Jack Oh! (slowly). That's awfully nice of you.
(Enter Mrs. De Smythe and Miss Hoppenhoer, bonnets and gloves on.)
Mrs. De S. Where is your father? It's time to go.
Jack Past time. Grindem said to be there at 9:30.
Mrs. De S. What shall we do? I knew he would be late! I hope I shall not have an attack!
Miss H. (grimly). No, I hope not—in that dress!
Mrs. De S. As if one's dress made any difference with an attack! O, there he is! Well, Papa, you—good morning, Madam.
(Mr. De Smythe and Madam Sateene come in together.)
Mr. De S. My, how fine we look!
Maude Madam Sateene, this shoulder—wrinkles.
Madam Let me see. (Madam and Maude consult apart.)
Mrs. De S. We ought to go.
Mr. De S. Miss Rantum hasn't come.
Jack (looking up from his own Ms.) O, I forgot! Miss Baked Beans will meet us there. She couldn't come here.
Maude She promised she would!
Mr. De S. All ready. How many of these do we take? (indicating flowers). Need a dray?
Maude Only Jack's—and I carry them. Jack, you carry my essay and fan. (puts on hat). Is it straight? Where are my roses?
(Miss Hoppenhoer gives Mr. De Smythe two shawls and he goes.)
Madam (anxiously). Wait one moment. (adjusts Maude's train). Now.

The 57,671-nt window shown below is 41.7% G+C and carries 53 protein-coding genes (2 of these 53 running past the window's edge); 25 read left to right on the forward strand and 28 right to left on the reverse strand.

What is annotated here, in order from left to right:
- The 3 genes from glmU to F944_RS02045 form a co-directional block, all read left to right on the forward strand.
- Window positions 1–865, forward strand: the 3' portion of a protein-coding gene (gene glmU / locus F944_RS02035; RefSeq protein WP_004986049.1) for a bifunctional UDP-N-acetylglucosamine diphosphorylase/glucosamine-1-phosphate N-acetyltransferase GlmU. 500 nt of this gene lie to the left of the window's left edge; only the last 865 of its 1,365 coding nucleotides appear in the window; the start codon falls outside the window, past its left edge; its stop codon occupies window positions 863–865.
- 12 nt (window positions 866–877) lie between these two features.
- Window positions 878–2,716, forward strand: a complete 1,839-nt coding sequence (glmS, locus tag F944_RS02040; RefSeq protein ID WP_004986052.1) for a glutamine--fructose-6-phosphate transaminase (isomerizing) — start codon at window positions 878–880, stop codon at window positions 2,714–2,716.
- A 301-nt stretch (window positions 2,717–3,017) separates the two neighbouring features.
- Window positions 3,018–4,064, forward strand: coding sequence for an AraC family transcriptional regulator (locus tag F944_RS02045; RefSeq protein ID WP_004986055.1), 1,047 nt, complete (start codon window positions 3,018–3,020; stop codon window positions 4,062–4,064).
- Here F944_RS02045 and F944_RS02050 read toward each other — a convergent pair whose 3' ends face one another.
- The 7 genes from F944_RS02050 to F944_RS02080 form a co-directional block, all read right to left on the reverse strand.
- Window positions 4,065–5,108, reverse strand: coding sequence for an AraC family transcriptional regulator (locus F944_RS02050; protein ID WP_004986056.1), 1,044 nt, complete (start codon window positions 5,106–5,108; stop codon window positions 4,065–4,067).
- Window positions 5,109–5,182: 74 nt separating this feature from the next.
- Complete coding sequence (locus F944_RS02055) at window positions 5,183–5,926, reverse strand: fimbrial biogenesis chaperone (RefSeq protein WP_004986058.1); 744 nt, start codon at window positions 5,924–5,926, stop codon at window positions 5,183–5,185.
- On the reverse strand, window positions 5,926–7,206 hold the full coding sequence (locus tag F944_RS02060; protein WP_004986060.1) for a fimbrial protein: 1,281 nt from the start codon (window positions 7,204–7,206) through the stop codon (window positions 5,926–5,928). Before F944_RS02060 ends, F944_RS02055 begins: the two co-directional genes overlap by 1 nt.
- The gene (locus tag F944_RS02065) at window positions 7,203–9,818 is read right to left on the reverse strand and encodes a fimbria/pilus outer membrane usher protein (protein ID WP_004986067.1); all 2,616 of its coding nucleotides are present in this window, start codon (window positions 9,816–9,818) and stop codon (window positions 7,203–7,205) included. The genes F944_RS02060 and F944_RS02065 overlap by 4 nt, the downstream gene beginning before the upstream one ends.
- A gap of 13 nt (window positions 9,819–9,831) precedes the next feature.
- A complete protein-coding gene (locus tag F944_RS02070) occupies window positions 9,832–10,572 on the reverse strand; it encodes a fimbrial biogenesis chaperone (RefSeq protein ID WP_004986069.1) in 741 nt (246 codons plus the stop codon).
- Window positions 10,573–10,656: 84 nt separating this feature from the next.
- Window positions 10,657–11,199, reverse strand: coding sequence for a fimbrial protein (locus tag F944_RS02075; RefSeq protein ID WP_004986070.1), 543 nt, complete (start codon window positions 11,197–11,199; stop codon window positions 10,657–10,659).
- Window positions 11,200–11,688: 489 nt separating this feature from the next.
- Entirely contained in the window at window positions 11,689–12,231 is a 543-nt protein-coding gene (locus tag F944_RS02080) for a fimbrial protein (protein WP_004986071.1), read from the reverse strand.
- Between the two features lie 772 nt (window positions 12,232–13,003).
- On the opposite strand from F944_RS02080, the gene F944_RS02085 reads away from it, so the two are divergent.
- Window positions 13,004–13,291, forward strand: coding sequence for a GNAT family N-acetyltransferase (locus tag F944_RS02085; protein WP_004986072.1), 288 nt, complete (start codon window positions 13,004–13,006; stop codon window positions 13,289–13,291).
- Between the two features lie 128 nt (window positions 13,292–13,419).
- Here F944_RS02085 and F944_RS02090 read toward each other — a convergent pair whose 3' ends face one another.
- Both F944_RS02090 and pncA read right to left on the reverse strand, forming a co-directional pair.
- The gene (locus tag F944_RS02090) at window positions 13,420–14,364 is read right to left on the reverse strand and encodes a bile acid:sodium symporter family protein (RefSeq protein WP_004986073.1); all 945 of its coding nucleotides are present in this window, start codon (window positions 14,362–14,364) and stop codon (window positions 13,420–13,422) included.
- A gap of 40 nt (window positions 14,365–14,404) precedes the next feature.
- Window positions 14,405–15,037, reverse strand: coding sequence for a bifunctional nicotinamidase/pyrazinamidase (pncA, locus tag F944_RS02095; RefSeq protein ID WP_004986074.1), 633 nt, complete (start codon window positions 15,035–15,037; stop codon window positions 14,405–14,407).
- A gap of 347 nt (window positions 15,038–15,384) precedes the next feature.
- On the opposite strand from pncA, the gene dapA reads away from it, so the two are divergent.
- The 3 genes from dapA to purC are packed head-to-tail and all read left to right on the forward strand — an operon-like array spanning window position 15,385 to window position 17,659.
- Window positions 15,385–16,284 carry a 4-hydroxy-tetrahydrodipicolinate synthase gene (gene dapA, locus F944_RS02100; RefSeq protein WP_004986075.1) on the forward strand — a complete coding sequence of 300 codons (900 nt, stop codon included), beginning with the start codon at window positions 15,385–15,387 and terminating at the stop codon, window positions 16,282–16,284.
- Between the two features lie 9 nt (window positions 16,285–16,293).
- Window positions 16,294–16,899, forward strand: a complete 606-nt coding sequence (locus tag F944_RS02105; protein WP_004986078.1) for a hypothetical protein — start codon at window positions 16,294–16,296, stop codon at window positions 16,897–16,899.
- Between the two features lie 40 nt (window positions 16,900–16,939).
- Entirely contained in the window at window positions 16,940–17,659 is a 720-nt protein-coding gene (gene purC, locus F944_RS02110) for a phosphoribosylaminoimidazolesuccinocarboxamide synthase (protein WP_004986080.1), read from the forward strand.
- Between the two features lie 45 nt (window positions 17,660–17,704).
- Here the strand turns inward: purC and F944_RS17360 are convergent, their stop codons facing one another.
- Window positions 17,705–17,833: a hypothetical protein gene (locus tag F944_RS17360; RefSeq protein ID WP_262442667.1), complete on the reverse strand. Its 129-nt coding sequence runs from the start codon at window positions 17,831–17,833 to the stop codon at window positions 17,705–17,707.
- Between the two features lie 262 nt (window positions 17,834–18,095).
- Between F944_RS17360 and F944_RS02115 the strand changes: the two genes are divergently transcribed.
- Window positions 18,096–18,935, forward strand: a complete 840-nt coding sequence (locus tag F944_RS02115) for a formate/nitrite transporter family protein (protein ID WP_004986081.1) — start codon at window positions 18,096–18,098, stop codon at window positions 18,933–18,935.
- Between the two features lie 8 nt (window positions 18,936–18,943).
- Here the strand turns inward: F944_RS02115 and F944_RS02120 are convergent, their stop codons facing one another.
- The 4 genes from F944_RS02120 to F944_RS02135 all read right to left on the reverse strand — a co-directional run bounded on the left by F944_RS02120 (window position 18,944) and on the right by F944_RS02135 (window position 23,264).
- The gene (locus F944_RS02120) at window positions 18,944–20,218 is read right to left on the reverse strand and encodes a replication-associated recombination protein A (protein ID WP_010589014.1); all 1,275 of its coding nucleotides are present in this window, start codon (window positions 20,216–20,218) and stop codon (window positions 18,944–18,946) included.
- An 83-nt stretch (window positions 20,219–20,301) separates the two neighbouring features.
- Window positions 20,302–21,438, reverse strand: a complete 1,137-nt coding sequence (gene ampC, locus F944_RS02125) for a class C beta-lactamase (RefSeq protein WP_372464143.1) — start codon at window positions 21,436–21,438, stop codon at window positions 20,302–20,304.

Miss H. Have you any lemon drops?
Maude Of course not,—nobody carries lemon drops! Where is my handkerchief!
Jack (sheepishly, taking it out of his vest). Here it is.
Mr. De S. (from door). Come on, you people.
Mrs. De S. O dear, dear, I shall never stand it.
Miss H. (collecting salts and fans). We're coming.
Mrs. De S. O dear,—kiss me, Maudie. (sits down exhausted). It's just like a wedding! I can't stand it! Some day you'll be getting married!
(Mr. Bulbus enters in the rear and just stands.)
Jack (cheerfully). I hope so.
Maude (arranging train to carry it gracefully). Poor Mamma!
Mr. De S. (from outside). Come on! Matilda, bring Mamma!
Mrs. De S. O, O, O!
Maude Brace up, Mamma, you must.
Mrs. De S. (to her handkerchief). And only yesterday she was a baby!
Miss H. (snappishly.) And only day before yesterday you were!
Mrs. De S. (from outside). Come on—we must go.